Outsmarting Counterfeit Fraud
It’s not just your imagination; those headlines declaring that yet another major retailer has been hit by a major credit card data breach have been more frequent lately. According to Javelin Strategy and Research’s “2014 Identity Fraud Report,” identity fraud has been on the rise since 2010, impacting 31.1 million consumers last year. And it’s making a big impact on business. The Ponemon Institute recently found the average cost of a data breach to a company is $3.5 million — 15 percent more than last year.
And there’s a reason why American businesses have been bearing the brunt of those costs lately.
“In countries that have already replaced the vulnerable, magnetic stripe-based payment cards with secure, EMV chip cards, those counterfeit cards are no longer accepted,” says Randy Vanderhoof, executive director of Smart Card Alliance and director of the EMV Migration Forum. “So that criminal activity is being funneled into the U.S. market where merchants are still accepting magnetic strip cards.”
But what do data breaches have to do with magnetic strip cards? Criminals will use the stolen data gained through a breach to create fake credit cards. But EMV technology is more sophisticated and prevents against exactly this type of counterfeit fraud. From the get-go, when a card with an EMV chip is inserted into a point-of-sale terminal, the merchant is able to validate that the card is authentic. After that, a one-time cryptogram is created to accompany payment data through the terminal. The security code is also unique for each transaction.
“We refer to that as dynamic payment data,” says Vanderhoof. “It does fundamentally change the whole process for how payment data is stored on the card.”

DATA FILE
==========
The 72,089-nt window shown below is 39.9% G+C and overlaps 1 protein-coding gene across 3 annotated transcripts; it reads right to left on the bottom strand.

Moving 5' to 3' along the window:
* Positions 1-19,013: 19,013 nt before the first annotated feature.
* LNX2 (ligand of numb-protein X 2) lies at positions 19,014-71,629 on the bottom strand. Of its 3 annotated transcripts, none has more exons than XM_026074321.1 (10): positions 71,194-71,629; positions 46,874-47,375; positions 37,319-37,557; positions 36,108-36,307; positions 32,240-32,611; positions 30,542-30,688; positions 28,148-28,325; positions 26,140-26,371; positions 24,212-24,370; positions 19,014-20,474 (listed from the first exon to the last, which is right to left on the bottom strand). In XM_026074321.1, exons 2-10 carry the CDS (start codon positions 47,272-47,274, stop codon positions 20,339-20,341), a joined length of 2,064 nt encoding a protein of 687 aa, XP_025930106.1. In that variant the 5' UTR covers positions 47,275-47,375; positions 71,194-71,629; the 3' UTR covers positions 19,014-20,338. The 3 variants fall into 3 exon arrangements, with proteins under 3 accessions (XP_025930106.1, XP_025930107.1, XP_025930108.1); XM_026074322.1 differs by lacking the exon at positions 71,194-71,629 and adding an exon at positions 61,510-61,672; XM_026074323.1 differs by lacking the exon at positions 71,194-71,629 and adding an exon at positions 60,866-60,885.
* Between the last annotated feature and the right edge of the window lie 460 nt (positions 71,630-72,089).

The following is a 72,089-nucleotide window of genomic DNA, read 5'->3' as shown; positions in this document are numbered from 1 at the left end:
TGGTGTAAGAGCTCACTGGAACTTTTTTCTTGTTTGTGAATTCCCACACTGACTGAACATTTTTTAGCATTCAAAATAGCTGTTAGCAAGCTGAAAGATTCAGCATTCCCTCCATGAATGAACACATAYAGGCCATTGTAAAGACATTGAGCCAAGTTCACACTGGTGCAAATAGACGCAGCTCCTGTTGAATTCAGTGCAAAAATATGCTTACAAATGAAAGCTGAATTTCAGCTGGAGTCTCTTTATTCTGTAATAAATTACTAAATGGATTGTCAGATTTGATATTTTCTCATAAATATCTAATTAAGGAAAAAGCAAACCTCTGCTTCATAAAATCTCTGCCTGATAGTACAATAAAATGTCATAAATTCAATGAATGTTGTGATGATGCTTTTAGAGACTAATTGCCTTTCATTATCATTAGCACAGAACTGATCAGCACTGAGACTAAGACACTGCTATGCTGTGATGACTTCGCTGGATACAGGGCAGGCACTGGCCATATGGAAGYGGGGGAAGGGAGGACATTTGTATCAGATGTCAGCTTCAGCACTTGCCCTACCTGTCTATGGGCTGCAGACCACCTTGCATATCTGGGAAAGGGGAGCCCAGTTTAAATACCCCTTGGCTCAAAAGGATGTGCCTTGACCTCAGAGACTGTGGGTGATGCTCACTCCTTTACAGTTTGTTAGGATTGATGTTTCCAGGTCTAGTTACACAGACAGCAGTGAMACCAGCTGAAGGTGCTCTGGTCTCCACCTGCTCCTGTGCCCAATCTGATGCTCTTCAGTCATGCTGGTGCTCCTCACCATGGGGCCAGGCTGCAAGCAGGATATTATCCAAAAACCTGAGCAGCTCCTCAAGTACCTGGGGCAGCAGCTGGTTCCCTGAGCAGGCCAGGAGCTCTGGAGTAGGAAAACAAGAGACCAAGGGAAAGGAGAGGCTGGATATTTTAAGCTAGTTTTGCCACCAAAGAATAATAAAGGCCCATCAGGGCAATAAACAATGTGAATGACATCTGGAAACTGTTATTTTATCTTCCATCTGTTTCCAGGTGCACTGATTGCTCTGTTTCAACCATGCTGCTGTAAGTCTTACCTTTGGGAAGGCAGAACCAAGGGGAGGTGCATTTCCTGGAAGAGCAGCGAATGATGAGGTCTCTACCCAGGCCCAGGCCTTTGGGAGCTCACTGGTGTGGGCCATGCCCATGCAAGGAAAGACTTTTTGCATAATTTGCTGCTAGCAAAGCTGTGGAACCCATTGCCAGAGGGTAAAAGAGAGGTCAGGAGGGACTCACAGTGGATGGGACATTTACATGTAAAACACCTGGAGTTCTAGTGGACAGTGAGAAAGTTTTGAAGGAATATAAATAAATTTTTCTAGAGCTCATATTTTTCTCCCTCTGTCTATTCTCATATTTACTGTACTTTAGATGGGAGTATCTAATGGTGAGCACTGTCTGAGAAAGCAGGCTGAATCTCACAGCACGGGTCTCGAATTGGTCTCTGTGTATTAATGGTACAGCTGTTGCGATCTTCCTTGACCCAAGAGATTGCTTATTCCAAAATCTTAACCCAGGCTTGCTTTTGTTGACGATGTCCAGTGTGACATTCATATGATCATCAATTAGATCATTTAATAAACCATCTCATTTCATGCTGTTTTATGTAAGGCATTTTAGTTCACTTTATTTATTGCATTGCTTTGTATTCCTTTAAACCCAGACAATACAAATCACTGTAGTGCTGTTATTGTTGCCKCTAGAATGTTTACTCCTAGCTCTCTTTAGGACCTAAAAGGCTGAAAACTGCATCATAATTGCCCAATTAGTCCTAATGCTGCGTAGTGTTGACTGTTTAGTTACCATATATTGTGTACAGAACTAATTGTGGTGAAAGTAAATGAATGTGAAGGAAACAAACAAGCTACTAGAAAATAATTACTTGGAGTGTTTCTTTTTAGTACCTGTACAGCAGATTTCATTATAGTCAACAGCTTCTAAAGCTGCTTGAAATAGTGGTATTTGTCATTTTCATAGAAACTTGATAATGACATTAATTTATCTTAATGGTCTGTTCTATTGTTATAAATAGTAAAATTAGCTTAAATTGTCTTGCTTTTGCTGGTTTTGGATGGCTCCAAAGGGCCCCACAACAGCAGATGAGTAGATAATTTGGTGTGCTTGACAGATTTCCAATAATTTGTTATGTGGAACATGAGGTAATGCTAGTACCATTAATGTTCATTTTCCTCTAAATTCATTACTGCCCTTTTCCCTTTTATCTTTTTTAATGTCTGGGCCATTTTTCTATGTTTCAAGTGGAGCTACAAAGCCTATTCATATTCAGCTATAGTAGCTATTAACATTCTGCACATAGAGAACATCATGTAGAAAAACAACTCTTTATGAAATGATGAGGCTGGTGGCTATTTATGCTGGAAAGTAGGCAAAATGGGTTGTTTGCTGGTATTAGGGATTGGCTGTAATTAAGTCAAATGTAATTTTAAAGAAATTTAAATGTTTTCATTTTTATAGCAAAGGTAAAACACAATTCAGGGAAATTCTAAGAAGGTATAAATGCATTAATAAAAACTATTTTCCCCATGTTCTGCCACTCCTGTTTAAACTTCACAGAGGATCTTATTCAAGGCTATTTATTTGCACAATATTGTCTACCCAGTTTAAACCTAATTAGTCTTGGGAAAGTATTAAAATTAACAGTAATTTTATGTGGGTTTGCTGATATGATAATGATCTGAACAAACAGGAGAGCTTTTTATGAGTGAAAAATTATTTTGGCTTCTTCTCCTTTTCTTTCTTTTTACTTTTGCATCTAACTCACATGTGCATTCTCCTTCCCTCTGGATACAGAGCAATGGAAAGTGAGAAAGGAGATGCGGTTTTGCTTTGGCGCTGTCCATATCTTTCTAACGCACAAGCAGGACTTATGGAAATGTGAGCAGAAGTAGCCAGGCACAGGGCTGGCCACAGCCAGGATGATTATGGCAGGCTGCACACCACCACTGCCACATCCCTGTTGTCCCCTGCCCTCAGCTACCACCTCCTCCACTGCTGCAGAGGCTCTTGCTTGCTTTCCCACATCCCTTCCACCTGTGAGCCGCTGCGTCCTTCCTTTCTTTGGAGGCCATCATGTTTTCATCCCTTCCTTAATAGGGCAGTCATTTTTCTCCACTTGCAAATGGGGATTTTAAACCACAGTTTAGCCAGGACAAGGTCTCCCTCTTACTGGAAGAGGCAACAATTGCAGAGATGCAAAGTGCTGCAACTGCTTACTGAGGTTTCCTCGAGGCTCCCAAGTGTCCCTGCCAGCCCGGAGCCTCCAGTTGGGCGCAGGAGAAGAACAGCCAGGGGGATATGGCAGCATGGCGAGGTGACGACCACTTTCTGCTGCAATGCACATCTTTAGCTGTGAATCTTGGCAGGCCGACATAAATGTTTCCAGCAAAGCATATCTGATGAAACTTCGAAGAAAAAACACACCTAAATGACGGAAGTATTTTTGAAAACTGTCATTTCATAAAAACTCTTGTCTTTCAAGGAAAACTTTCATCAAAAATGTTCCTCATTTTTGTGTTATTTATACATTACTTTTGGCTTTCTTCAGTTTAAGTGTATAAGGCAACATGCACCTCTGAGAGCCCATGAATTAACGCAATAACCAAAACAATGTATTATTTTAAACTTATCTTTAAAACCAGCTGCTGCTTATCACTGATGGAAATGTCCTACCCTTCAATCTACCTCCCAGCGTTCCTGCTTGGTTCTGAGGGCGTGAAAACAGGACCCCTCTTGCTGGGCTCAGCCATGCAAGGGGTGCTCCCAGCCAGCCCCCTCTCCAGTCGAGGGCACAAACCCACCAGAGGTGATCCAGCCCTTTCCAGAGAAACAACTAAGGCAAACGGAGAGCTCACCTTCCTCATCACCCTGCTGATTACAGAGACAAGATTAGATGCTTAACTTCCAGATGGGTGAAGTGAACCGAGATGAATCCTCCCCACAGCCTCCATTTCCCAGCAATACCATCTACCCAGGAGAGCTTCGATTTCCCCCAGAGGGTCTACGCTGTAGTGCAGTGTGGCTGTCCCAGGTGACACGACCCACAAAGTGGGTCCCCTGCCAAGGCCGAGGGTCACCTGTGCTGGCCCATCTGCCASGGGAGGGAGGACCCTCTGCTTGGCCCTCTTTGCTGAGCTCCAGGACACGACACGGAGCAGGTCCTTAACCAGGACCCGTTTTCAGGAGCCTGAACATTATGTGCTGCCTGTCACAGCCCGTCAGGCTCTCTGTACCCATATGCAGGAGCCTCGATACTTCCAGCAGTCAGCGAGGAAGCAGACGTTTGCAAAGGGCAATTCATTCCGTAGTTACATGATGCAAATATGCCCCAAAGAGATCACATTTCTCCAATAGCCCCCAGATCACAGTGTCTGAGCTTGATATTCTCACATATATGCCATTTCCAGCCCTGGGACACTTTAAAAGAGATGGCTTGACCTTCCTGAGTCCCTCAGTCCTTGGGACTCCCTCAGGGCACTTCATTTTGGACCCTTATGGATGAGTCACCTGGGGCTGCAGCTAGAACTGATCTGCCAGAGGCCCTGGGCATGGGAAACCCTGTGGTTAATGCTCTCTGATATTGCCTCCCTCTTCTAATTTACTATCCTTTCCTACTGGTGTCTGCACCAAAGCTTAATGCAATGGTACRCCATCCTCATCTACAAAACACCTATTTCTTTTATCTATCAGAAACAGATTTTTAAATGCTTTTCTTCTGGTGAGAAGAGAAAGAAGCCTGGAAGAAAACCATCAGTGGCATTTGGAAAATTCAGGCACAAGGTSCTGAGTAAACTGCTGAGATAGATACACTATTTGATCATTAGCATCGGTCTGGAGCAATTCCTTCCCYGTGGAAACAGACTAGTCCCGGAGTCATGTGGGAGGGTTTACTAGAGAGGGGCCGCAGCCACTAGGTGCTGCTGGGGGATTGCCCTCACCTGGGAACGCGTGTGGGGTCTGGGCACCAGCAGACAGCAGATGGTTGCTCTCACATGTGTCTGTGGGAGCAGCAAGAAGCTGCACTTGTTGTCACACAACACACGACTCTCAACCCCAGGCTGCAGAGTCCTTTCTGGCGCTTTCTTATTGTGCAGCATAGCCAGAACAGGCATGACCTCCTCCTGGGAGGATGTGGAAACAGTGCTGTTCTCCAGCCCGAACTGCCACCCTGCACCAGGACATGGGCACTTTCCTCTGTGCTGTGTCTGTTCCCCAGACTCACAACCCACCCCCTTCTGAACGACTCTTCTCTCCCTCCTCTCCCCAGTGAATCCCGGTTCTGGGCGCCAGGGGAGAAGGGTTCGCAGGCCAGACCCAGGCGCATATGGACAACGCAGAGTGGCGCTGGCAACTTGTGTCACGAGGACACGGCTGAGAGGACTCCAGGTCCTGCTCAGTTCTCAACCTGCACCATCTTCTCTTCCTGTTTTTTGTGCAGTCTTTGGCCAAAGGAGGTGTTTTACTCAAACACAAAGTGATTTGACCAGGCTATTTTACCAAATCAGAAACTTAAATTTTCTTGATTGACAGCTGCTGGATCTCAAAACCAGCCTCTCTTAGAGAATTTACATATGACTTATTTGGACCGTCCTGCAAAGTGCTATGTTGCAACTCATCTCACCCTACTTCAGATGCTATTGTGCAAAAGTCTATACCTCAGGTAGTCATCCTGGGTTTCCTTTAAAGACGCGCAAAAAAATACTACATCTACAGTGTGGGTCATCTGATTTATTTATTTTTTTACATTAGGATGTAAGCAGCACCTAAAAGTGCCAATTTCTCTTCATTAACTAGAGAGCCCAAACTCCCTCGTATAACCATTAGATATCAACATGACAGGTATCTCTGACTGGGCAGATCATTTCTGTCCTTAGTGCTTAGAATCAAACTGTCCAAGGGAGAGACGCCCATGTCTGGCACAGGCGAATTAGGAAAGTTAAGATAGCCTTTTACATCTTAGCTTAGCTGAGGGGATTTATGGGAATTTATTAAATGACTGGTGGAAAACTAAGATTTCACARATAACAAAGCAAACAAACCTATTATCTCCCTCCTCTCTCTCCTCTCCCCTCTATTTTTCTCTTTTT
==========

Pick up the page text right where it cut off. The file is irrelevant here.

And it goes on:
While all this may make the U.S. seem slow to evolve from magnetic stripe credit cards, Vanderhoof says, until fraud activity began to channel into the country, there was good reason for American merchants to hang on to the technology that was developed in the 1960s.
“The technology has been extremely efficient and cost effective for all of these years,” Vanderhoof notes. “Because fraud levels were still relatively low in the U.S, the cost of making this massive change — over a billion cards, over 12 million terminals — was very cost prohibitive.”
What’s more, the shift to EMV technology aligns well with the emergence of new mobile payment platforms, meaning merchants can upgrade their point-of-sale terminals once and integrate both technologies into the new equipment. And there’s lots of incentive to do so soon. Just as criminal activity shifted to the U.S. when other countries adopted EMV technology, so too will it shift to merchants still accepting magnetic stripes. Proactive consumers can request EMV cards in advance of the 575 million EMV cards expected to be issued by the end of 2015, and look for retailers who have transitioned early.
“We’ve yet to see how merchants plan to market this to their consumers,” Vanderhoof says. “We expect that some merchants will see this as an opportunity to promote that they are a secure retail location.”
Appealing to those customers is just one more reason for merchants to be at the forefront of the EMV migration, moving from the magnetic stripe cards that served them well for so many decades to the technology that will serve them even better in the future.